December 18 - John The Baptist
The seashell, especially the scallop, is the symbol of baptism in Christianity. It is also used to symbolise pilgrimage because St James used a scallop shell during his pilgrimage to beg for food and water. Even the poorest people could fill the small shell, so he always found help along his way.
Luke 3:1-19, Matthew 3:1-12
Zechariah and Elizabeth’s son John grew up just as God had promised and chose to live in the wilderness where he dressed in rough and coarse clothing and lived off the land. Matthew tells us his coat was woven from camel hair and he ate honey and locusts. That was not as remarkable as his message. Crowds came to see him and to listen to his talks. He was not very polite, he told people exactly what God thought of the way that they behaved and told them in no uncertain terms that they should stop doing wrong things and do what they knew to be right, following the basic rule of loving God and caring for other people.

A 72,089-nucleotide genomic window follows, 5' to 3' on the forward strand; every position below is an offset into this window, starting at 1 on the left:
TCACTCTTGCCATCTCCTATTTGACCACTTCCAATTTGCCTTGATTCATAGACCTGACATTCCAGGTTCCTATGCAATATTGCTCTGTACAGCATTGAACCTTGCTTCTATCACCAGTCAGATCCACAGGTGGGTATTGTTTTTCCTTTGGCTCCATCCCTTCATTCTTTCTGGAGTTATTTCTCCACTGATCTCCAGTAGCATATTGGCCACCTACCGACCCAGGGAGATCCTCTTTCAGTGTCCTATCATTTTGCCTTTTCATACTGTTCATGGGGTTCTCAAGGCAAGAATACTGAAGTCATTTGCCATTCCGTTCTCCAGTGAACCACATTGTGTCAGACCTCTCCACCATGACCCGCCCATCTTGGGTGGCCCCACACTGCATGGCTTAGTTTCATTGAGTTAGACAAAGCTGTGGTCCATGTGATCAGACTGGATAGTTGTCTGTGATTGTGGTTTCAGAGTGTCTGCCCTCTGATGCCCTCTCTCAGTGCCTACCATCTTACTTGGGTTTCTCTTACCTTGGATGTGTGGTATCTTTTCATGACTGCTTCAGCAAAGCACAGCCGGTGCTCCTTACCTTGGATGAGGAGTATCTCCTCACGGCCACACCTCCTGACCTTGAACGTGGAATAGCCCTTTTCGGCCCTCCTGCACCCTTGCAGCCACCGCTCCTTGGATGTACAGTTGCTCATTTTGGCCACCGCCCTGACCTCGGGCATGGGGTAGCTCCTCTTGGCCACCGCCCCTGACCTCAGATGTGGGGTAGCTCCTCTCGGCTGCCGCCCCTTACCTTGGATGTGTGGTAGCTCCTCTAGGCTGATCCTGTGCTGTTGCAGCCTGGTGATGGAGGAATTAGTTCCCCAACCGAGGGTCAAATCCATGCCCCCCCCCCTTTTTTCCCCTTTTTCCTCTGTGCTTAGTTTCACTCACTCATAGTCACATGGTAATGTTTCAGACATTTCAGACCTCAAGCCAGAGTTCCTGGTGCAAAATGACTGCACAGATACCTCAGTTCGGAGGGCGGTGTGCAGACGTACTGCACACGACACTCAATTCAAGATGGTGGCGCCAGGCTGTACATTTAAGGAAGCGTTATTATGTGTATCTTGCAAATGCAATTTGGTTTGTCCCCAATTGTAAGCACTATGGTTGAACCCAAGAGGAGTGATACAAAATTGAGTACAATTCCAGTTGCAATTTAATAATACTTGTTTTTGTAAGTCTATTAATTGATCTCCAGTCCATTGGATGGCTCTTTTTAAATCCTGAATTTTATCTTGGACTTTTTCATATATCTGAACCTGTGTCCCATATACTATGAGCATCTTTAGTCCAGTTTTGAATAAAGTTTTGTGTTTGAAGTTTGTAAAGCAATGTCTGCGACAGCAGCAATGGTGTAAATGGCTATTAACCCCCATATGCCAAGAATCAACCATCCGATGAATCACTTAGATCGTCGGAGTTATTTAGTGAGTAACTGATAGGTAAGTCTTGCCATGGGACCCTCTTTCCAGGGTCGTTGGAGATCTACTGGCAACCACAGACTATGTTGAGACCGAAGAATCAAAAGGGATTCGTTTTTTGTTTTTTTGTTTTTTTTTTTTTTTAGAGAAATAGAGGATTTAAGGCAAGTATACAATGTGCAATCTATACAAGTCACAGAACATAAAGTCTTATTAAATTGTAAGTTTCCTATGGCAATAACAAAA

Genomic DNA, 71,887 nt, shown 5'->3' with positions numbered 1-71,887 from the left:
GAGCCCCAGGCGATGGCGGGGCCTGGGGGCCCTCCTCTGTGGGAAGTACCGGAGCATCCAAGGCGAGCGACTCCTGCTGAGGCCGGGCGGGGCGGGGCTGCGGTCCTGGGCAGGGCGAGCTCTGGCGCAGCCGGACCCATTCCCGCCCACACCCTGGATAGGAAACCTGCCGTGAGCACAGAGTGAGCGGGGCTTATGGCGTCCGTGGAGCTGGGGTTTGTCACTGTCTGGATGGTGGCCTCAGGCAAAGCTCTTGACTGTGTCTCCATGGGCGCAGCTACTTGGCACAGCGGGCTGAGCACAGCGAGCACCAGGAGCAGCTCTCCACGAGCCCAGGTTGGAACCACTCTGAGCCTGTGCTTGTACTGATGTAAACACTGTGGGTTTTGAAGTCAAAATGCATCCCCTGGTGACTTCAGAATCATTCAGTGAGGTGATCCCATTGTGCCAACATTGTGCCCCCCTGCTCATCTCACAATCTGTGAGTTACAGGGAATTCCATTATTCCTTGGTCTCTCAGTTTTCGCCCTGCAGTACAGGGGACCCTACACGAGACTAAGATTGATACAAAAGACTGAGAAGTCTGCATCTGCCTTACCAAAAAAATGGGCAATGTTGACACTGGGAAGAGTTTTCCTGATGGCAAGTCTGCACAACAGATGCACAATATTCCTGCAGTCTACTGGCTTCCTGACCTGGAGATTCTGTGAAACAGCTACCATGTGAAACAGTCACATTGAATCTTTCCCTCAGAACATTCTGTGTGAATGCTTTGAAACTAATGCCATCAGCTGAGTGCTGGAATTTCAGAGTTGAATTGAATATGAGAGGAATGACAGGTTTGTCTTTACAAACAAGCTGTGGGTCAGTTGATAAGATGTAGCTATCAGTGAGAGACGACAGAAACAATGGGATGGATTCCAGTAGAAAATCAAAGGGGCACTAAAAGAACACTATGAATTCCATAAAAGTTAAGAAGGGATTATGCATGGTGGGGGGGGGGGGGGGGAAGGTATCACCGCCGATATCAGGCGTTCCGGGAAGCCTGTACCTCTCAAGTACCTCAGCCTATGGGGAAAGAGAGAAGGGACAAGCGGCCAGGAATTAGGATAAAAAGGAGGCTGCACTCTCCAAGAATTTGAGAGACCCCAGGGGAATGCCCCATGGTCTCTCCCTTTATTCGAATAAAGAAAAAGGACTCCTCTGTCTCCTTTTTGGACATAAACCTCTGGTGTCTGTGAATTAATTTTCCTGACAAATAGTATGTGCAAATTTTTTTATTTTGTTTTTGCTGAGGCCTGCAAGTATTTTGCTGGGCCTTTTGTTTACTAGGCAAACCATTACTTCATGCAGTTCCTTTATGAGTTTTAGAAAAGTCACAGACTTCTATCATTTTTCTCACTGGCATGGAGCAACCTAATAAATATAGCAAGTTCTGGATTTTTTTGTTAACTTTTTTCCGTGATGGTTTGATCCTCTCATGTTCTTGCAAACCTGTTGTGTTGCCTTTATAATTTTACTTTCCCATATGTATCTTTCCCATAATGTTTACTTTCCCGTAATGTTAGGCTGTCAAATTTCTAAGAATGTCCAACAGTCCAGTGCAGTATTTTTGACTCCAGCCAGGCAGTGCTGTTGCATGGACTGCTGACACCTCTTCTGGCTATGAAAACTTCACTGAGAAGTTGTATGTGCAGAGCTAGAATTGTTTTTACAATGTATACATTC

Tax collectors, John proclaimed should not cheat people, collecting only as much as they should; soldiers should not bully and frighten people, but act honestly. But his worst criticism was reserved for the people who thought they were being very religious but did not care about other people.
He offered individuals the chance to be baptised in the Jordan river as a sign showing that they were sorry and wanted to make a new start. A symbol of belonging that is still used by Christians today.
This is the Collect (a special prayer said in the Church of England) said when the birth of John the Baptist is celebrated in June
Very soon it is going to be New Year when people think about making new year resolutions – a fresh start. What fresh starts could you make that show that you love God and care for other people?
Why not draw or colour a picture of John baptising people in the river while you think about it?